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Bump sent down to master slider


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Pitcher bumped back to Isotopes for retooling

By Jeremy Fowler

Tribune Reporter

June 11, 2005

 

From Nate Bump's experience with demotions, the major leagues don't let you down easy.

 

The right-handed pitcher didn't find much of an explanation - or more than a handshake and a one-way ticket out - when the parent organization Florida Marlins sent him down to the Triple-A Albuquerque Isotopes, who defeated the Round Rock Express 10-4 Friday in Isotopes Park.

 

"I guess you could say it's kind of cold," said Bump, 28, who arrived in Albuquerque on Friday. "They basically told me to work on my slider, and that's it."

 

Not many can say Bump didn't produce in the bigs this year. Bump registered a 3.51 ERA with just five walks in 25.2 innings before the demotion to make room for former Isotopes reliever Chad Bentz. Bump has pitched 135.2 innings with the Marlins since 2003.

 

But pleading your case for staying power with major league personnel is as futile as fighting an umpire's called third strike, Bump said, especially when the decision already has been made.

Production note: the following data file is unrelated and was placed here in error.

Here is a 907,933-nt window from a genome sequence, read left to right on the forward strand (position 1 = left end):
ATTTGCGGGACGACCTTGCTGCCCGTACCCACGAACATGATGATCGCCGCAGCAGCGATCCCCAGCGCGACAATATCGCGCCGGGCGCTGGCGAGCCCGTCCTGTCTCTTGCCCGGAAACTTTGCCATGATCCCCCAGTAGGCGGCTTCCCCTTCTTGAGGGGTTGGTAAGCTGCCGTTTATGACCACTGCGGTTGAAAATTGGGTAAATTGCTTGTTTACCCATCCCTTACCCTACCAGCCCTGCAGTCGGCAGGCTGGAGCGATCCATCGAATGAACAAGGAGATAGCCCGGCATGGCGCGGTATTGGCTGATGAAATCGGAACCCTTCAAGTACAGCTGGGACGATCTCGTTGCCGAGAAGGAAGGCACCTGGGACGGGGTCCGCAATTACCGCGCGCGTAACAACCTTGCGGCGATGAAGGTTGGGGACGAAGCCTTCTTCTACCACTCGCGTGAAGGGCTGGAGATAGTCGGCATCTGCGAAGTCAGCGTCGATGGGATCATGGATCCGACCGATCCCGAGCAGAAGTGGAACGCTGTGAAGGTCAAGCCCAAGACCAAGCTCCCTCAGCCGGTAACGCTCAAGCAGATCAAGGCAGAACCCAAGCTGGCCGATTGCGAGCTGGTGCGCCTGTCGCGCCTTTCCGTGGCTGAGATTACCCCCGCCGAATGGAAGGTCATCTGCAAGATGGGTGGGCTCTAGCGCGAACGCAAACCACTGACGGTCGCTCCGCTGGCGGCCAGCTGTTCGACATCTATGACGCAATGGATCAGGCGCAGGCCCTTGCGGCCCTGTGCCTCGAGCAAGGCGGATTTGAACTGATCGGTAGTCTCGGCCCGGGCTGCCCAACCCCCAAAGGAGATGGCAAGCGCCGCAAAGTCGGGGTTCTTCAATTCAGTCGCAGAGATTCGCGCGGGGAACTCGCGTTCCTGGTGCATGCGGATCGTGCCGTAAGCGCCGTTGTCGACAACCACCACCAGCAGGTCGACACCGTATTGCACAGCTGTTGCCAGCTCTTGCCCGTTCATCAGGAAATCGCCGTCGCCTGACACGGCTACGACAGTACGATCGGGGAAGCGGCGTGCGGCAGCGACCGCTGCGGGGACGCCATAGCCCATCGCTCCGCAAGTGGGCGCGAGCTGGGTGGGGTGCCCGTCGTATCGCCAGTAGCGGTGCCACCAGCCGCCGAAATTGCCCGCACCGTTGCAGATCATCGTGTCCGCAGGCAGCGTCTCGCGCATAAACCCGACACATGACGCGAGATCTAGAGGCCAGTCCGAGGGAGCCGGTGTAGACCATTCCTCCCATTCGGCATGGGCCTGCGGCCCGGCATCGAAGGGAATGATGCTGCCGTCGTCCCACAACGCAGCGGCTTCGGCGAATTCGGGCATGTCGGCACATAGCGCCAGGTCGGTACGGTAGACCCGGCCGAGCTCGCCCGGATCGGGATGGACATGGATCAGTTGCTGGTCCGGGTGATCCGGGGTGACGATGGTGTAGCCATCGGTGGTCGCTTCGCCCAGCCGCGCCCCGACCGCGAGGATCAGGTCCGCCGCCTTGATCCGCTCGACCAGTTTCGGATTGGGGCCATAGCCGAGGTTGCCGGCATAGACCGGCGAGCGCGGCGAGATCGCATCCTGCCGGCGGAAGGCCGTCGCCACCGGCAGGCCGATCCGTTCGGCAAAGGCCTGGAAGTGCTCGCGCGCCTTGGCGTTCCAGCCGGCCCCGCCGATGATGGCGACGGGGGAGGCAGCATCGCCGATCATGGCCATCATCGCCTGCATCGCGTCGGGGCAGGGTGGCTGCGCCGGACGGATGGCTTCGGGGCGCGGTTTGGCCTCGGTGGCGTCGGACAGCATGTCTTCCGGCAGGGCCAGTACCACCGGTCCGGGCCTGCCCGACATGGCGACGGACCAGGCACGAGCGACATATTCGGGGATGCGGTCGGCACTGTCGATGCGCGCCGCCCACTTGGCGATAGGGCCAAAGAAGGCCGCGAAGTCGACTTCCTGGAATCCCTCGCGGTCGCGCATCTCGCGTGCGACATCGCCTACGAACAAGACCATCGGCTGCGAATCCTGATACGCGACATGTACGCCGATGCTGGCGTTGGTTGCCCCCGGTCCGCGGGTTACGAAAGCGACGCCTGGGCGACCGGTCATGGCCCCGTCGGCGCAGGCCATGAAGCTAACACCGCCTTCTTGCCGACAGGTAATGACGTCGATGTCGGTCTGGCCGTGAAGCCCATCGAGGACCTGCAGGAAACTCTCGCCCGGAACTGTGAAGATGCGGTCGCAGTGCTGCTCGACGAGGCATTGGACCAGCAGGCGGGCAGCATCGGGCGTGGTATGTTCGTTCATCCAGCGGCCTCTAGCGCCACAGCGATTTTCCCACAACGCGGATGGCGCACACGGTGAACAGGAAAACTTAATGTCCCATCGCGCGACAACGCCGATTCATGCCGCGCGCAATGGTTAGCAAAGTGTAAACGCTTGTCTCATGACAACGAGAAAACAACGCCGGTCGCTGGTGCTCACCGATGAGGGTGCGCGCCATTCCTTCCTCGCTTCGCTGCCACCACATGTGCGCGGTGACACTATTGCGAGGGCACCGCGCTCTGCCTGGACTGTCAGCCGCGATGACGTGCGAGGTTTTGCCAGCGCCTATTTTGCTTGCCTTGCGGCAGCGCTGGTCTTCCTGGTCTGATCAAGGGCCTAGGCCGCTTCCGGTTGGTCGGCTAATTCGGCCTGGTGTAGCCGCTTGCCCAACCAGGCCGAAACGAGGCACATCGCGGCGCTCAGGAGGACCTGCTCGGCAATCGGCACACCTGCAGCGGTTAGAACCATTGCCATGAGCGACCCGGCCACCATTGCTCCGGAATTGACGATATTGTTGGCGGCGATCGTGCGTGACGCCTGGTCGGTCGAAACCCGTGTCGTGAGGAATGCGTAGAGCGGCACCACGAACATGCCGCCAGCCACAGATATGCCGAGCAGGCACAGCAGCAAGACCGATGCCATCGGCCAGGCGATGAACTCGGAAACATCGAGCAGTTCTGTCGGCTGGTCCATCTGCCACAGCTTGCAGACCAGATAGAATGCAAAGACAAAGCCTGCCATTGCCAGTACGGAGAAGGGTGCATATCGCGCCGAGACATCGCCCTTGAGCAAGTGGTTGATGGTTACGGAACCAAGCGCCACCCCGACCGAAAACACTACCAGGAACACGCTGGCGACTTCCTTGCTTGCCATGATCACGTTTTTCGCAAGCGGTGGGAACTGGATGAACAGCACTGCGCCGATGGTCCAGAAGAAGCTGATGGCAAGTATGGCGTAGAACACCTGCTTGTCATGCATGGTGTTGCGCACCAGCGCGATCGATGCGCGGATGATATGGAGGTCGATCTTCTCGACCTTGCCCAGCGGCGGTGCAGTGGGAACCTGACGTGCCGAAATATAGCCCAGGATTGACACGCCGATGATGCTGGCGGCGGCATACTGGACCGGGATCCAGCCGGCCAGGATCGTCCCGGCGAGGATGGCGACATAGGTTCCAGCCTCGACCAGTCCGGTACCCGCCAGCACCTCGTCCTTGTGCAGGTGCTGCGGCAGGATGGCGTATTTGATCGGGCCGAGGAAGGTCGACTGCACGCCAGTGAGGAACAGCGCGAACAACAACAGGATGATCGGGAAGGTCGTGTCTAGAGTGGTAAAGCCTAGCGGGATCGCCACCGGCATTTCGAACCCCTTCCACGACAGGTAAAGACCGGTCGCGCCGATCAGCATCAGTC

Isotopes manager Dean Treanor said his newest pitcher has reason to be disappointed to be in Albuquerque after his long stint in the bigs.

 

But if there's one person who will reap the benefits of the move, it's Treanor.

 

The Isotopes (32-30) have lost seven of the past nine games, thanks partially to underwhelming performances from starting pitchers. No starter has gone more than six innings in the past six games.

 

"He's going to help this ballclub," said Treanor, who plans to move Bump into the starting rotation as soon as Sunday. "I had a long talk with him (Friday), and he's anxious to do what he can for this club."

 

The Marlins want him to develop a slider, Bump said. He throws a curveball, changeup and sinker. He hasn't thrown a consistent slider in years.

 

Control hasn't been an issue for Bump, but adding an extra ingredient to the pitching recipe could be a difficult task.

 

"It might be a while before I can even throw the slider in a game," Bump said. "The key for me right now is to just get back into a starter's mentality, because I know I'll be getting more innings. That will help me."

 

Treanor, who has served as pitching coach with several major league organizations, said he is confident Bump will adjust quickly to his new pitch.

 

"It's not that it takes that long to learn, but to gain confidence in the pitch is the biggest part," Treanor said. "He's the type of guy who can make the right changes."

 

The recent demotion is a chance for resurgence more so than bitterness, Bump said.

 

Recently demoted players, Bump said, tend to enter Triple-A with built-up resentment.

 

If Bump masters the slider, maybe he'll spend another couple of years with the Marlins.

 

"In a time like this, you have to think positively," Bump said. "You have to have fun.

 

"Two years ago, I had no clue what was going on in the major leagues. Now, I'm a two-year major leaguer. I just have to take a step back and regroup."